My Ethos - Quality not Quantity
There is a movement brewing, and I will join it. Like all movements, I’ve seen it disseminate through the currency of culture – books and films. The movement says, “less is more.” It says, “simplify.” And it says, “quality, not quantity.” I’ve seen it address all basic necessities – food, housing and now clothing.
When I was younger, super-sized portions, artificial sweeteners and fats were the norm. High volume, reduce calorie food was considered "healthy" regardless of the chemicals and processing involved. But as the breakthrough documentary “Super Size Me” showed way back in 2004, quick convenient foods aren’t best for the human body. The best "diet" advice I ever received was from Michael Pollan’s “In Defense of Food,” “Eat food. Not too much. Mostly plants.” It's so simple but requires mindful choices. Not only is it better for us, but it’s better for the earth too.
Around the same time that McDonald’s was super sizing our food, came the rise of the McMansion. Even the term McMansion connects the generic quality of these homes with our image of mass-produced fast food. Reading Sarah Suzanka's “Not So Big House” was a pivotal moment in my relationship with space and shelter. I became more focused on natural lighting, a quiet location, and a friendly neighborhood rather than a large, unwelcoming space. I found that the quality, beauty and durability of materials inside my home set the tone for my mood, energy, and health. I found that small changes like fresh paint and vintage hardware were not only less expensive, but also more mindful of our earth’s resources.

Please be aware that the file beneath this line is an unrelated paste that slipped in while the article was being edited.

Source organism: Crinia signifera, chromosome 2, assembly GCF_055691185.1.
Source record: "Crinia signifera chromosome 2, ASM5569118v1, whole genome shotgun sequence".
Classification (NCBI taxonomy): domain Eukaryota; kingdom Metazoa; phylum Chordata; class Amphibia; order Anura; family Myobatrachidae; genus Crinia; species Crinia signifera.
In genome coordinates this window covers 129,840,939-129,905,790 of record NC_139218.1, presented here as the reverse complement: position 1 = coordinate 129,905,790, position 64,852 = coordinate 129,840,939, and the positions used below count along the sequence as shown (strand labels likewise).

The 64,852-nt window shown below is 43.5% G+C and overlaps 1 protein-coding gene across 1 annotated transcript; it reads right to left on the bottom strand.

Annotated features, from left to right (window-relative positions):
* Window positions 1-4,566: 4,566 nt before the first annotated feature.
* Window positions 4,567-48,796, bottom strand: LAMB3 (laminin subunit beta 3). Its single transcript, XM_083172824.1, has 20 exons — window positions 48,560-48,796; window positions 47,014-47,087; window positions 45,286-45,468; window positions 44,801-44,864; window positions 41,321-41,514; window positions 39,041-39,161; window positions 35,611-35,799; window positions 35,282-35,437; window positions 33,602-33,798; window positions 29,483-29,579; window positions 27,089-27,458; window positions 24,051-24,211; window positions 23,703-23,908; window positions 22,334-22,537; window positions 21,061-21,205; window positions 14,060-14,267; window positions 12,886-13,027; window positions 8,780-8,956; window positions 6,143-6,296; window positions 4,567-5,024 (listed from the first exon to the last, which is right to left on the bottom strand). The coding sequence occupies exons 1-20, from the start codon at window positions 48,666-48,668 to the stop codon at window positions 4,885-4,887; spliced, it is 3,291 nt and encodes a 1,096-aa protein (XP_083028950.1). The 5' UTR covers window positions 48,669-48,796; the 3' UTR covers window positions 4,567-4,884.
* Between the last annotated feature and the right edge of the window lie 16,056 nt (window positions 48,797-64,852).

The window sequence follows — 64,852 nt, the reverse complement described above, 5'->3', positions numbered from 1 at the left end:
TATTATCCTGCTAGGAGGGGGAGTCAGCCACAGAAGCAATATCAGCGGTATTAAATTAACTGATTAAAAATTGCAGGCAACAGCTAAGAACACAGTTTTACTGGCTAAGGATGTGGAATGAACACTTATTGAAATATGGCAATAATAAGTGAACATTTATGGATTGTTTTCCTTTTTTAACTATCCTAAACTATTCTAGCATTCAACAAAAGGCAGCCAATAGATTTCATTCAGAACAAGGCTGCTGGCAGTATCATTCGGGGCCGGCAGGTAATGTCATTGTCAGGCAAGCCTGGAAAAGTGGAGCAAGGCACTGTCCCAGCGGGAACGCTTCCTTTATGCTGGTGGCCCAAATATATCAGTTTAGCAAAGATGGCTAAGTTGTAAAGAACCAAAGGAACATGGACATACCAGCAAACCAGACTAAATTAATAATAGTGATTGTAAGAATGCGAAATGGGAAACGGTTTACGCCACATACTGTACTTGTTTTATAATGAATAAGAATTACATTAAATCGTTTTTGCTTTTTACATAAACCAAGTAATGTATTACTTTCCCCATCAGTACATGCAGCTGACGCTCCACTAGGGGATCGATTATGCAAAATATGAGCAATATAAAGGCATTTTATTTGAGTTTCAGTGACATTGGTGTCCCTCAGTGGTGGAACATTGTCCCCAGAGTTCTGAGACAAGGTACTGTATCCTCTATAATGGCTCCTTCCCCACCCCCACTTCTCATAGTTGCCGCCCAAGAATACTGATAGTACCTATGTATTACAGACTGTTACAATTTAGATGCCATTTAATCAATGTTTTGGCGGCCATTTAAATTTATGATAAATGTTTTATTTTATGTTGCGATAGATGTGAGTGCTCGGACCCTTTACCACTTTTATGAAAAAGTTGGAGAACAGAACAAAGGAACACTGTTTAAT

Only recently have I started to apply the same mindfulness to my relationship with clothing. Elizabeth L. Cline’s book “Overdressed: The Shockingly High Cost of Cheap Fashion” showed me that supporting "fast fashion" is just as bad for the planet and our basic human needs as fast food or mass-produced homes. I am guilty of buying inexpensive wardrobe pieces without much thought to whether I needed it or where it came from. And unlike most manufacturing, which has become automated, our clothes are still assembled by people. These people are often working in dangerous conditions, making just pennies per item they assemble. Besides exploiting vulnerable populations for cheap labor, fast fashion also relies on synthetic materials. The production of these materials pumps chemicals into our waterways and ecosystem. I learned that if the price of a $6 shirt seems too good to be true, it probably is.
My new relationship with apparel has shifted. I now seek beauty and quality at a fair price. I stock my closet with intention. Like my home and my food, I'm less concerned about the quantity of clothes I own, but rather how they make me feel and how they have impacted others and the planet. This is my ethos.